Buying U.S. Real Estate: The Proven and Reliable Guide for Canadians
Richard Dolan, Don R. Campbell
Format: PDF / Kindle (mobi) / ePub
"I would consider this the bible for any Canadians wanting to invest in US real estate."
—W. Brett Wilson, Entrepreneur, Recipient of the Order of Canada, and former Dragon
The thought of buying property in the United States has been on your mind. Perhaps family members or friends already own real estate in the Sunbelt and you've enjoyed the occasional visit. You sense the market isn't as frenzied as it once was but there is still very good value to be found. Whether you are looking for a vacation home or an investment property, you are certainly not alone.
Canadians continue to buy U.S. real estate at a record pace. But as the economy and laws change around ownership of U.S. property, Canadians need to have the most current information possible at their fingertips. Buying U.S. Real Estate: The Proven and Reliable Guide for Canadians is written by experts who own U.S. property and addresses the many cross-border issues and requirements, such as:
- How to begin your search and find relevant data
- Finding the experts you need on your side
- Knowing that a property meets your lifestyle needs and wants
- Knowing all of your finance options
- How to proceed with renovations or upgrades
- What you need to know about U.S. tax laws
- What type of ownership is best aligned with your strategy
- How to create an estate plan
For Canadians generally, and boomers especially, the right property in the right destination point is integral to their life-rich philosophy. Buying U.S. Real Estate: The Proven and Reliable Guide for Canadians puts all of the pieces of the puzzle together and is an essential guide to reaching one's ultimate destination.
matter. Five Market Fundamentals There are five fundamentals that drive individual real estate markets: Economic growth Population growth Affordability Desirability Supply and demand These fundamentals are a fantastic guide to what really matters when choosing the right market in which to invest. Remember: information is power and once you commit to these fundamentals, your investment strategy will be powered by information that matters. Key Insight When you are assessing the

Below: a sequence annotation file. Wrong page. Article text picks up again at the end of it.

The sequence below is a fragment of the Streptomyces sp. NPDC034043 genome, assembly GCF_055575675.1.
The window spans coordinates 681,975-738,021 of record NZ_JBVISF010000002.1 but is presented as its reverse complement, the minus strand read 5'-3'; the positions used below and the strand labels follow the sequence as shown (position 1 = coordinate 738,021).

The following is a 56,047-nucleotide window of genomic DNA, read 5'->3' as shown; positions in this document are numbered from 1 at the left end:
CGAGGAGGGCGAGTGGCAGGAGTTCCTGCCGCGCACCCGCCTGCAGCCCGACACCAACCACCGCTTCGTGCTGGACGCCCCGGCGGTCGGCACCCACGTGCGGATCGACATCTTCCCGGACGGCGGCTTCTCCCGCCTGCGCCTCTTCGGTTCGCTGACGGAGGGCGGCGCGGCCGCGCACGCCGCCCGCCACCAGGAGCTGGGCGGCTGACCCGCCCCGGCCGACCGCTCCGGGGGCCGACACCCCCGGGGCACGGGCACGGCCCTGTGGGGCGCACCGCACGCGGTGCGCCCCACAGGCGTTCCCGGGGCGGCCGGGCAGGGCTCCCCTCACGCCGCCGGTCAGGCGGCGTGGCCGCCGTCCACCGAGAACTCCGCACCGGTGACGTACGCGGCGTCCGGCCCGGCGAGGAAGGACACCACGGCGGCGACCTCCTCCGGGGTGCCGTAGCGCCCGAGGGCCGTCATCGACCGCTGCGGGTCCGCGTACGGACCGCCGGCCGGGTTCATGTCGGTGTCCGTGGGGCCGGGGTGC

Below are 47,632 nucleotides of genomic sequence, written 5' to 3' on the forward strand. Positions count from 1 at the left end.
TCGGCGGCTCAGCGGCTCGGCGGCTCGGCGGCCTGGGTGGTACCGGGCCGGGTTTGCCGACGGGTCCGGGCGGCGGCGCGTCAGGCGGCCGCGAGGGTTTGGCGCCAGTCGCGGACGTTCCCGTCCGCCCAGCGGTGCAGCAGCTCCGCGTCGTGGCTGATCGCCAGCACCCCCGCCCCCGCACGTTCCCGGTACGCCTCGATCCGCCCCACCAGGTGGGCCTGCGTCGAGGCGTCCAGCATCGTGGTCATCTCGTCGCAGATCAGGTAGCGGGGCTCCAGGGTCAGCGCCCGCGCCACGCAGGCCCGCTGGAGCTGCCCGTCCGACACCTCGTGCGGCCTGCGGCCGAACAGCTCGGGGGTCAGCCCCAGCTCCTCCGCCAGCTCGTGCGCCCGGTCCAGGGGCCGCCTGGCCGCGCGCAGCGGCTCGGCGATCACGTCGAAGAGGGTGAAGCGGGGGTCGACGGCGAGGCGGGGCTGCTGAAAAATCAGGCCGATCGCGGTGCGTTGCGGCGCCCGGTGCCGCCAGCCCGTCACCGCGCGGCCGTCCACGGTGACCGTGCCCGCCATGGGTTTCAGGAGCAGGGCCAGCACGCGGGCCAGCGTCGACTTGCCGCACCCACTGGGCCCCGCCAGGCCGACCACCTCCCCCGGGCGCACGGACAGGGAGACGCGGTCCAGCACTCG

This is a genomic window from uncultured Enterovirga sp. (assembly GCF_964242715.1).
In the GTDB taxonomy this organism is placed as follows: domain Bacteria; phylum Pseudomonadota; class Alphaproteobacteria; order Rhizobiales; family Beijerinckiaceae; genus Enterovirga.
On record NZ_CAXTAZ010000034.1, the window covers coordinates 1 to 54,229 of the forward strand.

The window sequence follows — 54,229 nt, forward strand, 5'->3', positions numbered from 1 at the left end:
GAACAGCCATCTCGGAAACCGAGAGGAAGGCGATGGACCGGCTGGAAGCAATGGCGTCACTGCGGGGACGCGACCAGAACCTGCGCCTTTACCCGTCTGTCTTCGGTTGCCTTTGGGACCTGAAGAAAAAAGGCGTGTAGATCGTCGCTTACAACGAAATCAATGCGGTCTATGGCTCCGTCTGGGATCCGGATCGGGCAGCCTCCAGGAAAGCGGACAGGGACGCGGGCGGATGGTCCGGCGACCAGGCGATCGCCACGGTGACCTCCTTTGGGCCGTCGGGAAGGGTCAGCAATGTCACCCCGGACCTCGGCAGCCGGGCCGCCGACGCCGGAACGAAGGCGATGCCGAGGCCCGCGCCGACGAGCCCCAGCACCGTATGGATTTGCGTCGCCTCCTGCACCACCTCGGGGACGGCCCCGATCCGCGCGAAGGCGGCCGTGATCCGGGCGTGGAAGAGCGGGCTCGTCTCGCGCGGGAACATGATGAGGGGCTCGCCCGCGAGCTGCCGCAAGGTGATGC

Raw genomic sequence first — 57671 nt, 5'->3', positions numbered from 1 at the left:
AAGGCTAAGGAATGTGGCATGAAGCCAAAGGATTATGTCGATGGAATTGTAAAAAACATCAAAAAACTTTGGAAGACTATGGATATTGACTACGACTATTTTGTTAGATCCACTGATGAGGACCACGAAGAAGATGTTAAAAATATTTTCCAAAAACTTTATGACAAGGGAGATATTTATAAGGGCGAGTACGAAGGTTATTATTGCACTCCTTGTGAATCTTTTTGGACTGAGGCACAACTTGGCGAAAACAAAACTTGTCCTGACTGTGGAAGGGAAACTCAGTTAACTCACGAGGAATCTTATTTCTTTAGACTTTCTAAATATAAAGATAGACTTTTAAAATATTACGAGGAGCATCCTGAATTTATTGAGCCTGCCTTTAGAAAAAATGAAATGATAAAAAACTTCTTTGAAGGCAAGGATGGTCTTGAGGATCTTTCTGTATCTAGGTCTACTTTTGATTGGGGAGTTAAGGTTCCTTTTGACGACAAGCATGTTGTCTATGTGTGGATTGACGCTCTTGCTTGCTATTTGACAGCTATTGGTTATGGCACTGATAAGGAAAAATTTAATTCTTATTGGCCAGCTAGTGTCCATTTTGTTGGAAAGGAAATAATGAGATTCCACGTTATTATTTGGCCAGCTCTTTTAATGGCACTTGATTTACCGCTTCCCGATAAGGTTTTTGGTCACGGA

tourists got off at the wrong station and were spotted by a police officer doing patrol. When asked what they were looking for they replied, “The zoo.” The police officer looked at them and said, “You're in it. Now get the hell out of here.” Define Your Bad Area The most important point for investors to understand is that a “bad” area in a US city is very different from a “bad” area in a Canadian city. Canadian real estate investors ignore this at their peril. There is another story about
what you're getting! Some investors already doing business in the US market have proven track records and do high-volume business. That's a good starting point. Also look for good contacts with local investor groups and buyers—you want to make sure your partners have a team on the ground before you invest with a particular company. Again, this is a buyer's market. It's relatively easy to acquire and upgrade property, and if you've got an influx of cash, you can do a lot of deals. But do you want
from a Bad Area Elsewhere Define Your Bad Area Be Realistic Know What You Need to Know Weigh Risks and Returns Insight 13: Look for the Stability of a Good Neighborhood and Follow First-Time Homebuyers The Benefits of Market Stability What's Your Investment Plan? A Final Word of Caution Insight 14: Choose Your Exit Strategy Before You Make the Deal Identify Your Exit Strategy Wholesale and Fix-and-Flip Options Pick Your Partners Carefully Choose an Exit Strategy That Makes Money
predictable and stable throughout the year. Insurance As with property taxes, you should work insurance costs into your pro forma cash-flow statements. Contact an insurance broker and obtain an estimate for insurance, then divide it by twelve to get a monthly amount. Condo Fees Investors who own a condo, or a home in a community that has a condo association, also will have monthly fees to pay, which should be included in your pro forma cash-flow statement. Repairs and